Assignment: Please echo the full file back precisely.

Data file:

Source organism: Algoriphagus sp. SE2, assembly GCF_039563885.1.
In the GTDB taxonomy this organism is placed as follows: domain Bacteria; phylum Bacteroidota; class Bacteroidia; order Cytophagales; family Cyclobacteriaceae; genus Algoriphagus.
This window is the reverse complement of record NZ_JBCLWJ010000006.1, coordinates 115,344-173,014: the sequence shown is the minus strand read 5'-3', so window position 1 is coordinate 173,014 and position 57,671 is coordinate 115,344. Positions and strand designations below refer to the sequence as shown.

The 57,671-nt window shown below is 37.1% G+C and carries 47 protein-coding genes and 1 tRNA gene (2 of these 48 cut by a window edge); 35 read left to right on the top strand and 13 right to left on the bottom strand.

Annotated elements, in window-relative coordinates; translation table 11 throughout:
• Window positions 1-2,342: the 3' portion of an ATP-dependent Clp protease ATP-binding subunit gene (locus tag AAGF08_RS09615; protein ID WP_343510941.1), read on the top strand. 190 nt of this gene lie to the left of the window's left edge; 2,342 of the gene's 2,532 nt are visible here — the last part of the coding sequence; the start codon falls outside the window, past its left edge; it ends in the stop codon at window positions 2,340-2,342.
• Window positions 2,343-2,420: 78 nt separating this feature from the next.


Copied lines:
Source organism: Algoriphagus sp. SE2, assembly GCF_039563885.1.
In the GTDB taxonomy this organism is placed as follows: domain Bacteria; phylum Bacteroidota; class Bacteroidia; order Cytophagales; family Cyclobacteriaceae; genus Algoriphagus.
This window is the reverse complement of record NZ_JBCLWJ010000006.1, coordinates 115,344-173,014: the sequence shown is the minus strand read 5'-3', so window position 1 is coordinate 173,014 and position 57,671 is coordinate 115,344. Positions and strand designations below refer to the sequence as shown.

The 57,671-nt window shown below is 37.1% G+C and carries 47 protein-coding genes and 1 tRNA gene (2 of these 48 cut by a window edge); 35 read left to right on the top strand and 13 right to left on the bottom strand.

Annotated elements, in window-relative coordinates; translation table 11 throughout:
• Window positions 1-2,342: the 3' portion of an ATP-dependent Clp protease ATP-binding subunit gene (locus tag AAGF08_RS09615; protein ID WP_343510941.1), read on the top strand. 190 nt of this gene lie to the left of the window's left edge; 2,342 of the gene's 2,532 nt are visible here — the last part of the coding sequence; the start codon falls outside the window, past its left edge; it ends in the stop codon at window positions 2,340-2,342.
• Window positions 2,343-2,420: 78 nt separating this feature from the next.